19
February
2017
|
12:00 AM
America/New_York

What We've Learned From 6 Big Storms

In February 2015, our service area saw the worst storm in our history. Curious about how other storms stack up, we’ve researched Jackson EMC’s biggest storms in terms of disrupted electrical service. The graph below shows the number of outages per storm in thousands.

Ice Storm  |  Feb. 16-17, 2015

Outages: 128,185

This mid-February ice storm created outages in all 10 counties we serve. With help from 600 linemen from other EMCs, we replaced 155 broken poles that snapped under the weight of the ice. Power was returned to all of our members within three days.

Ice Storm | Jan. 23, 2000

Outages: 83,106

This storm came without warning. Weather forecasts were encouraging until the storm was underway. Unrelenting freezing rain began to fall across our service area on Saturday afternoon. By the next morning, outage reports were coming in.

Blizzard | March 13, 1993

Outages: 40,000

The “Storm of the Century” hit metro Atlanta on Saturday, leaving nearly 3 feet of snow across north Georgia. Forecasters were sounding ominous warnings of overnight blizzard conditions as a hurricane-like storm churned out of Florida into Georgia. Many people were unprepared as temperatures had been in the 70s just days prior. The majority of members had service restored by Sunday evening. Several crews went on to help snow-battered EMC’s in North West Georgia who remained without power much longer.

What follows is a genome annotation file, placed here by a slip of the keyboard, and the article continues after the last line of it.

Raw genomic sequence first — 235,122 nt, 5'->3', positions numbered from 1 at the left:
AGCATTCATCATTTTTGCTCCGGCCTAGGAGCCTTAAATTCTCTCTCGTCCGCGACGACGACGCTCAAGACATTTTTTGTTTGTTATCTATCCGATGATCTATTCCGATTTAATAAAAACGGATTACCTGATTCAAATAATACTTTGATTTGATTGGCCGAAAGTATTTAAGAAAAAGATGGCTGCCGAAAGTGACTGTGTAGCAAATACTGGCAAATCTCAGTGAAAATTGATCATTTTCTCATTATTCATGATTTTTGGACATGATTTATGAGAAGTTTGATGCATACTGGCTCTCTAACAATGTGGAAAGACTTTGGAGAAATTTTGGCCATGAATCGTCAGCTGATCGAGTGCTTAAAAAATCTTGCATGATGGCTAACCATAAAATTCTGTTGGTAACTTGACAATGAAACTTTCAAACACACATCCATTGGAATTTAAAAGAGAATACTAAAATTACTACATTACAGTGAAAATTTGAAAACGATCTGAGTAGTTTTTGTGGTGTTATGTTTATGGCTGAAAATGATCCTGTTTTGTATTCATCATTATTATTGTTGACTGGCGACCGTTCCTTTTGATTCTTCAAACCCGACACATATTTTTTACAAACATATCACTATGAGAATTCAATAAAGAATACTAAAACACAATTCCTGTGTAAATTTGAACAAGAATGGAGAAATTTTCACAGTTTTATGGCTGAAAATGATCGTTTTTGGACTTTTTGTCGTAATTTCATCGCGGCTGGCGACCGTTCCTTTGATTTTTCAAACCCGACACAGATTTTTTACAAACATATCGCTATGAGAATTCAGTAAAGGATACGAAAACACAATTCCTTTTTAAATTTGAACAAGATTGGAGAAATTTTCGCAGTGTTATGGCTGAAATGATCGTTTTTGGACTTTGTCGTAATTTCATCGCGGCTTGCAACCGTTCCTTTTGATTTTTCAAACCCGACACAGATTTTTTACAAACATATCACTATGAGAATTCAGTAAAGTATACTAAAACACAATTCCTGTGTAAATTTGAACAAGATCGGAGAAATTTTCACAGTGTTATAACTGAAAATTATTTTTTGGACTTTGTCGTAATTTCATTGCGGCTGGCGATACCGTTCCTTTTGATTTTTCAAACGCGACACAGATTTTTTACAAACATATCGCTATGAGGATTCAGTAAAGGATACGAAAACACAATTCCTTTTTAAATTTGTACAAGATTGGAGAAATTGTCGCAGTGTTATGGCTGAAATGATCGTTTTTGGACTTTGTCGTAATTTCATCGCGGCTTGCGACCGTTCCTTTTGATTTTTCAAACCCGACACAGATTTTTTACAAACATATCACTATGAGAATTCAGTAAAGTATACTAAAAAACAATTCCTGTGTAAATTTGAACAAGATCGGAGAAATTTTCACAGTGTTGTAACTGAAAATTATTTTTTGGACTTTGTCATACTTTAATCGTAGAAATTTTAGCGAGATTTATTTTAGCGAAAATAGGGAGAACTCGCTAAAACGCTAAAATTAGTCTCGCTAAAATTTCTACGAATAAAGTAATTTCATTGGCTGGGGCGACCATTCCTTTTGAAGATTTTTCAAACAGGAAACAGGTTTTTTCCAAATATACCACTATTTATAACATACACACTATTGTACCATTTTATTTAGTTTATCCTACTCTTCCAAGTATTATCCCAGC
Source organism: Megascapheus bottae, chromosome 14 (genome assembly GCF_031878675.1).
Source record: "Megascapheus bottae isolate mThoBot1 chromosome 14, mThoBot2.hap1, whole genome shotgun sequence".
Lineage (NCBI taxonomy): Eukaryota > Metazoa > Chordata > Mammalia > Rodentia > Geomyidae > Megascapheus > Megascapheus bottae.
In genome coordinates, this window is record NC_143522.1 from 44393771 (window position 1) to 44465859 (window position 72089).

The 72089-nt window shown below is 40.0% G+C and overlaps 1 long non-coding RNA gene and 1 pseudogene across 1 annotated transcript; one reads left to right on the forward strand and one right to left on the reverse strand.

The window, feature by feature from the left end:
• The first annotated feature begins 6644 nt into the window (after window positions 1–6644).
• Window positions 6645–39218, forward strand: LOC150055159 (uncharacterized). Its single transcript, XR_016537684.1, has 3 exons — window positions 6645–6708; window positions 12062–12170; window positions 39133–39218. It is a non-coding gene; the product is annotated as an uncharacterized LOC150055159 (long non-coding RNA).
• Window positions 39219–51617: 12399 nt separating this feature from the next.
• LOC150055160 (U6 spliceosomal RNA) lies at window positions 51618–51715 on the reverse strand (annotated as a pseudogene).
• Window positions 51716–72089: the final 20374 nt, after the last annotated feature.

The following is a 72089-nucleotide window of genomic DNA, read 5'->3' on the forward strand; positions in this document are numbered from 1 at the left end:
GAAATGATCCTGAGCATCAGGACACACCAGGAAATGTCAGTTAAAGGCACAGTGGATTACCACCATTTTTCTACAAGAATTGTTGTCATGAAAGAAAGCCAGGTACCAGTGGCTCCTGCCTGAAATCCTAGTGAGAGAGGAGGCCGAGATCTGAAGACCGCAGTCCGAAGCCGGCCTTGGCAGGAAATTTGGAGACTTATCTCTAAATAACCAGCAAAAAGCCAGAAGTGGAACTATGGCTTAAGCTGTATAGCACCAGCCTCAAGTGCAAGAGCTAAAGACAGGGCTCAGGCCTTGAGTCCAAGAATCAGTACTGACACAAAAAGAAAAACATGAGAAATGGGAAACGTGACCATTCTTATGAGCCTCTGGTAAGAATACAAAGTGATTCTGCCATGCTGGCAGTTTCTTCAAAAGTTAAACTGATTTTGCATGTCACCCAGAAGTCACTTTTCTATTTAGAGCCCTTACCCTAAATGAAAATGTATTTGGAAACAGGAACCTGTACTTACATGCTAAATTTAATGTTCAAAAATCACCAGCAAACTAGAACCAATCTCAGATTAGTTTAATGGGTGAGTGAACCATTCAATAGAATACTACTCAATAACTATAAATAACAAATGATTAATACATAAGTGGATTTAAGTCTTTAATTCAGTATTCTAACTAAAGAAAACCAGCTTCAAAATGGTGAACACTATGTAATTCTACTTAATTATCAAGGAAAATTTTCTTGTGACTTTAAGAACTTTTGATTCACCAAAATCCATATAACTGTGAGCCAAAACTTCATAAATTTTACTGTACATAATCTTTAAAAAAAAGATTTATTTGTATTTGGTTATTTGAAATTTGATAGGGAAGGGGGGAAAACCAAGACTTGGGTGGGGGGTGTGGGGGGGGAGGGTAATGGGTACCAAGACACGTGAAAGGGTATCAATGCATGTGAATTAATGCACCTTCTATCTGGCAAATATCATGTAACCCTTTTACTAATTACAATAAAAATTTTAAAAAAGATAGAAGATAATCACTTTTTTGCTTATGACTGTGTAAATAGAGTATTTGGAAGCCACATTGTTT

Ice Storm | Feb. 6, 1979

Outages: 34,000

It began as soft snowfall, but quickly changed to rain that froze on trees, limbs and powerlines. All of our linemen were called into work, as well as those from other EMCs. Power was restored in 6 days. The winter of 1979 saw three significant outages. “It was a horrible nightmare for all,” said then manager W.H. Booth.

Snow Storm  |  March 1, 2009

Outages: 33,000

Just days after our linemen returned home from assisting Kentucky cooperatives’ winter storm recovery, we were faced with our own. Nine inches of snow followed by pounding rain left nearly all of our Madison County members affected. Line crews had to cut through fallen trees and limbs to get to power poles and trucks were sinking in the saturated ground. After five days in the winter storm’s wake, power was restored.

Ice Storm  |  Dec. 27-29, 1992

Outages: 26,000

An unusual post-Christmas ice storm was isolated almost exclusively to our service territory. After the initial ice storm, thunderstorms, sleet, dense fog and soggy soils made restoration difficult for our crews. This storm attracted little media attention, which made communication with our membership challenging. All members were resorted within 36 hours.

Why is Ice so Damaging?

Trees! Ice is heavy. When water freezes on tree limbs it weighs them down causing them to break, which can fall on power lines, transformers or just put them in the way. If you mix wind and ice, those heavy trees and power lines can fall down completely, or snap power poles under the weight of the ice. A ½ inch of ice can add 500 pounds to powerlines.

Powerlines are built to withstand ice and wind.

Did You Know? Jackson EMC’s overhead distribution lines can tolerate up to 2 inches of ice, or 2,000 pounds.

What we’ve learned:

The way Jackson EMC responds to storms and outages changes after every storm. We learn from each storm and fine-tune our emergency response plan.

1.We have an established emergency response plan that lets us coordinate crews and member communication.

2.Our communications options for members are far greater than they were during the storms of the 90s, both in terms of outage reporting and real-time outage monitoring.

3.New technology helps us isolate the source of an outage, rather than looking for problems on the lines the way we used to.